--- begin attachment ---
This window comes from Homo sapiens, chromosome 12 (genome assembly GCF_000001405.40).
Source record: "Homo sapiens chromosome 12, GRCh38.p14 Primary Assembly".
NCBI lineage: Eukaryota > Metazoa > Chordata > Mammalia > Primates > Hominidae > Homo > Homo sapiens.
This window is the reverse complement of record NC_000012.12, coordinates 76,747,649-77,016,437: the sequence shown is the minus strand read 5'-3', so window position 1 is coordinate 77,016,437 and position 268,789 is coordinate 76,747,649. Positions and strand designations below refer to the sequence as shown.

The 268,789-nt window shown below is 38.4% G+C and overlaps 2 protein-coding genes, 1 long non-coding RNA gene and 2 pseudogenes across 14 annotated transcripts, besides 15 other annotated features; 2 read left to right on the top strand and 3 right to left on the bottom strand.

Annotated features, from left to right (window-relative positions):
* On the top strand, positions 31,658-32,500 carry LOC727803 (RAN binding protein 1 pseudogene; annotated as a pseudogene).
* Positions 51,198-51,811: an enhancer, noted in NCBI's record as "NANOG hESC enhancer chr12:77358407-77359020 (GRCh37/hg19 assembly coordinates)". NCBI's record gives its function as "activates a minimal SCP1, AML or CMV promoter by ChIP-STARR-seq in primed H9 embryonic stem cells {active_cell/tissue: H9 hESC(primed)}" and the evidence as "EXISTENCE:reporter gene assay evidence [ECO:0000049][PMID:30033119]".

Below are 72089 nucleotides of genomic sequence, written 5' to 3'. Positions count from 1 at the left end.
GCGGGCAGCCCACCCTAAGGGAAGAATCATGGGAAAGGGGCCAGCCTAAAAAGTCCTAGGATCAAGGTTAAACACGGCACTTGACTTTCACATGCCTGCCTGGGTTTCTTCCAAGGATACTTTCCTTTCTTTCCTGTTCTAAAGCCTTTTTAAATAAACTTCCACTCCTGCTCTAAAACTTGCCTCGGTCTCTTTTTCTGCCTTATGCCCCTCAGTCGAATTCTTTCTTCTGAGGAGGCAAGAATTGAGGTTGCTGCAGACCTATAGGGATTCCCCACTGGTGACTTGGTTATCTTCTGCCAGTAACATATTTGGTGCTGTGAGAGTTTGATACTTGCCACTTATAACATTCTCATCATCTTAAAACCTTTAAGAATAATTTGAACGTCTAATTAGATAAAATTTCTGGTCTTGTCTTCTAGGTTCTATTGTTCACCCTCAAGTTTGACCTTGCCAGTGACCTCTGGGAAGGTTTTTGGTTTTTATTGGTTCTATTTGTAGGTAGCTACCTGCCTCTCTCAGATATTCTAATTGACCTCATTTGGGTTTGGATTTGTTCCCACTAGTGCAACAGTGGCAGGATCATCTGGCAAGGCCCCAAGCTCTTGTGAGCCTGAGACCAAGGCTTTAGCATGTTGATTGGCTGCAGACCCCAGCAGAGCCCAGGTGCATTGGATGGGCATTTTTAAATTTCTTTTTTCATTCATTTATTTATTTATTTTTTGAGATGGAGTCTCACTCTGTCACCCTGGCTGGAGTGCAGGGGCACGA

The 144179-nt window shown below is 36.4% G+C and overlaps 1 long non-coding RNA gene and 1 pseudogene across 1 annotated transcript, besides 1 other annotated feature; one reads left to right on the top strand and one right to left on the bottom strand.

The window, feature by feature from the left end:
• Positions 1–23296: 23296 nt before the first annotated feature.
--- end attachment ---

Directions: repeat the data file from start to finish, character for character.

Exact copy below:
This window comes from Homo sapiens, chromosome 12 (genome assembly GCF_000001405.40).
Source record: "Homo sapiens chromosome 12, GRCh38.p14 Primary Assembly".
NCBI lineage: Eukaryota > Metazoa > Chordata > Mammalia > Primates > Hominidae > Homo > Homo sapiens.
This window is the reverse complement of record NC_000012.12, coordinates 76,747,649-77,016,437: the sequence shown is the minus strand read 5'-3', so window position 1 is coordinate 77,016,437 and position 268,789 is coordinate 76,747,649. Positions and strand designations below refer to the sequence as shown.

The 268,789-nt window shown below is 38.4% G+C and overlaps 2 protein-coding genes, 1 long non-coding RNA gene and 2 pseudogenes across 14 annotated transcripts, besides 15 other annotated features; 2 read left to right on the top strand and 3 right to left on the bottom strand.

Annotated features, from left to right (window-relative positions):
* On the top strand, positions 31,658-32,500 carry LOC727803 (RAN binding protein 1 pseudogene; annotated as a pseudogene).
* Positions 51,198-51,811: an enhancer, noted in NCBI's record as "NANOG hESC enhancer chr12:77358407-77359020 (GRCh37/hg19 assembly coordinates)". NCBI's record gives its function as "activates a minimal SCP1, AML or CMV promoter by ChIP-STARR-seq in primed H9 embryonic stem cells {active_cell/tissue: H9 hESC(primed)}" and the evidence as "EXISTENCE:reporter gene assay evidence [ECO:0000049][PMID:30033119]".

Below are 72089 nucleotides of genomic sequence, written 5' to 3'. Positions count from 1 at the left end.
GCGGGCAGCCCACCCTAAGGGAAGAATCATGGGAAAGGGGCCAGCCTAAAAAGTCCTAGGATCAAGGTTAAACACGGCACTTGACTTTCACATGCCTGCCTGGGTTTCTTCCAAGGATACTTTCCTTTCTTTCCTGTTCTAAAGCCTTTTTAAATAAACTTCCACTCCTGCTCTAAAACTTGCCTCGGTCTCTTTTTCTGCCTTATGCCCCTCAGTCGAATTCTTTCTTCTGAGGAGGCAAGAATTGAGGTTGCTGCAGACCTATAGGGATTCCCCACTGGTGACTTGGTTATCTTCTGCCAGTAACATATTTGGTGCTGTGAGAGTTTGATACTTGCCACTTATAACATTCTCATCATCTTAAAACCTTTAAGAATAATTTGAACGTCTAATTAGATAAAATTTCTGGTCTTGTCTTCTAGGTTCTATTGTTCACCCTCAAGTTTGACCTTGCCAGTGACCTCTGGGAAGGTTTTTGGTTTTTATTGGTTCTATTTGTAGGTAGCTACCTGCCTCTCTCAGATATTCTAATTGACCTCATTTGGGTTTGGATTTGTTCCCACTAGTGCAACAGTGGCAGGATCATCTGGCAAGGCCCCAAGCTCTTGTGAGCCTGAGACCAAGGCTTTAGCATGTTGATTGGCTGCAGACCCCAGCAGAGCCCAGGTGCATTGGATGGGCATTTTTAAATTTCTTTTTTCATTCATTTATTTATTTATTTTTTGAGATGGAGTCTCACTCTGTCACCCTGGCTGGAGTGCAGGGGCACGA

The 144179-nt window shown below is 36.4% G+C and overlaps 1 long non-coding RNA gene and 1 pseudogene across 1 annotated transcript, besides 1 other annotated feature; one reads left to right on the top strand and one right to left on the bottom strand.

The window, feature by feature from the left end:
• Positions 1–23296: 23296 nt before the first annotated feature.